Editor’s Note: In honor of Dallas-based artist Carlos Donjuan’s solo show, Everything Means Nothing, on view at Kirk Hopper Fine Art through Dec. 30, A+C contributor Lee Escobedo reflects on the work of the legendary Dallas artist and its impact on his own.
We were trying to find tacos and horchata in the heart of Oak Cliff the first time I really remember seeing the Sour Grapes Crew. It was a mural of popsicles with different facial expressions on the side of a mercado, down the street from where I was living a few years back. I don’t remember the street, and don’t need to. I like to think the entire neighborhood of Oak Cliff is draped in the murals of the neighborhood-bred Sour Grapes, founded by the Donjuan brothers. I was with my best friend and co-founder of THRWD Magazine, Javier Valadez Jr. We were in the early troughs of THRWD, pulling from punk music, hip-hop culture, and graffiti art to create what would be the initial foundation of THRWD’s aesthetic.
At the time, Javier knew more about the graffiti collective’s story than I, and informed me that the oldest Donjuan brother, Carlos, was also a professor of art at the University of Texas at Arlington, where both Javier and I had studied. I immediately began researching the Donjuans to find out more: I tracked down all of the group’s murals, visited their open studios, and eventually invited them to collaborate on a THRWD event at the former Gin Mill, where they created a painting outside during one of our monthly parties.
To a young Latino like myself, interested in the Dallas art scene but existing mostly outside of it, the work of Carlos Donjuan was embedded with the signifiers that composed my emotional identity: Love of family, honor, loyalty, heritage, along with vibrant color palettes and a unique perspective on representation in painting.
As a young writer, it was beautiful for me to see a Latino artist inspiring and changing the hegemony within the Dallas culture. Finding and identifying with Donjuan’s work motivated me to think even farther outside of the box, discovering our city’s growing conceptual art community and the music scene which was blending performance, camp, and noise. I became more and more aligned with the theoretical leanings of work being shown at Oliver Francis Gallery, The Reading Room, and at the Dallas Biennial, where Donjuan’s paintings didn’t seem to fit, aesthetically or conceptually.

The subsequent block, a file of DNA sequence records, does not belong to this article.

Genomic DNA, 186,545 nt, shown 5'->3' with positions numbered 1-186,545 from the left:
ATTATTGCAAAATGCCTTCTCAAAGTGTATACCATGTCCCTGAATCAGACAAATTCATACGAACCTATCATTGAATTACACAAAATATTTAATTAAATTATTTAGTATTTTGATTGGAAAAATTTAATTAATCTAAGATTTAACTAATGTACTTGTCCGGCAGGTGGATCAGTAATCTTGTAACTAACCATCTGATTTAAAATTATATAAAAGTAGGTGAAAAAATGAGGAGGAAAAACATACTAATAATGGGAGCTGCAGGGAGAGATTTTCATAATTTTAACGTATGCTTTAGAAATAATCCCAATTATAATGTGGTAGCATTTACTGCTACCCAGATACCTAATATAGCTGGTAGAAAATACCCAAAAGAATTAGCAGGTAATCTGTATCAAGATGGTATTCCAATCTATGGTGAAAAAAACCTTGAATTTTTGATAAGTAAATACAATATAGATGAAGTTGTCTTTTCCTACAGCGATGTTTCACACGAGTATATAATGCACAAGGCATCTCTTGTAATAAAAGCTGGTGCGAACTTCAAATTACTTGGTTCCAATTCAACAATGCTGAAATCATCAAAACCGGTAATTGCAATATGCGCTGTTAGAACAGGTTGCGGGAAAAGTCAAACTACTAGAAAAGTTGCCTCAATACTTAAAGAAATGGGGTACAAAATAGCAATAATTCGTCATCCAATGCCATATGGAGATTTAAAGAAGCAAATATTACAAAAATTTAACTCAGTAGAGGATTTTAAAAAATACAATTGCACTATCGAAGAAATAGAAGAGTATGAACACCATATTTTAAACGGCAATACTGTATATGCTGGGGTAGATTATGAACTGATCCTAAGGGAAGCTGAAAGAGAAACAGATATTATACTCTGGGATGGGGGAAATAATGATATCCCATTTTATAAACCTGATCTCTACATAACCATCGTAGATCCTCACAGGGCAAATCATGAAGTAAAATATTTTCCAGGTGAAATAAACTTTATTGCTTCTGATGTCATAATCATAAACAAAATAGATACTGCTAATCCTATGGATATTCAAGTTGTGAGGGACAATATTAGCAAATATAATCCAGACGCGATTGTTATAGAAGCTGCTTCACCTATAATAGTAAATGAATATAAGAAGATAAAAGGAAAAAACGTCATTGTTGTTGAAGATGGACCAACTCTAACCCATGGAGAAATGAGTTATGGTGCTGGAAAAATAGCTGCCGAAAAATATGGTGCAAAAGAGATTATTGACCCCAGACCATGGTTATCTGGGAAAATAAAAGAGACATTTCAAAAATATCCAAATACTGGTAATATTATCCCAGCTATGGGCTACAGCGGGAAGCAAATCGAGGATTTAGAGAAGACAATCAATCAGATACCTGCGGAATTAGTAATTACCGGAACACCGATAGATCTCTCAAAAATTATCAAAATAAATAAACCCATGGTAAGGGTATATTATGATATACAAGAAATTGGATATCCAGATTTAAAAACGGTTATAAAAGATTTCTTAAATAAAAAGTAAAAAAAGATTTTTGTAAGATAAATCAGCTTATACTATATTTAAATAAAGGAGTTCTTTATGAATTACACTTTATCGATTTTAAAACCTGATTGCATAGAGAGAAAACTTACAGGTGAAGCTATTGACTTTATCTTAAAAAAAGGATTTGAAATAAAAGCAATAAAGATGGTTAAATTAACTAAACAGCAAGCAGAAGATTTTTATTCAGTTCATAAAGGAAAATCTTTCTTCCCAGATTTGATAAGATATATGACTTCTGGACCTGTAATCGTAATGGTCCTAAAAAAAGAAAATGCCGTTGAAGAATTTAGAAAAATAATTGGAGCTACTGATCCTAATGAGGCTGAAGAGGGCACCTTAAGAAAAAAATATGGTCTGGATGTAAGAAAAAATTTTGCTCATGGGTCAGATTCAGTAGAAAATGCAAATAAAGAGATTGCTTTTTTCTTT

But through my navigation of the city’s art scene I have never lost my respect and love for Donjuan’s work, which has since been featured on the cover of New American Paintings, Juxtapose Magazine, and exhibited in the Dallas Contemporary, when Sour Grapes showed “Rest in Power” in 2011. His work has something in dialogue with the lowrider magazines I used to secretly steal from the corner gas station: There is a viable link to the “underground” lexicon in his work, connecting to the academic language of painting through a series of images that promote pride and self-awareness, at the same time as they connect to the visceral images of Aztec warriors gracing the cover of those car magazines.
It’s interesting that the figures in Donjuan’s paintings, usually the central focus of his work, almost always have their faces obscured by color, or shapes, or even replaced with animal heads. Although I am able to peer through these coded messages and read his brothers, wife, and son depicted in certain pieces, the purposeful ambiguity of these figures has always added another level of complexity. While in a way he is painting an ode to his loved ones, he is also depicting these figures as timeless archetypes of Mexican-American culture. The brother, the lover, the kin. Within these works are nods to the Renaissance through poses and stance, as well as gestures towards religious iconography from the period. These are figures relatable to all.
Recently, Donjuan’s paintings have become slightly grittier. Perhaps it is the wizened and greyed lens in which I see them now as a viewer. As artists evolve, hopefully, so does their audience, ready for new twists and turns within the work. Paintings made this year possess a stronger sense of the now, a mortality to their being, depicted through a focus on children. There are many young, brown faces in these newer works, a rare sight in Dallas painting exhibitions. Yet, like the adults depicted in the series, there seems to be a hint of melancholy expressed here as well. Closed lips, deadpanned searching, downward tilted heads, subtle strokes that suggest a heavy contemplation by the painterly hand.
Donjuan’s work seems to be asking more open-ended questions than before. Perhaps it’s not a darker turn, but a more mature one, reflecting a greater appreciation for legacy and our short time to reach it.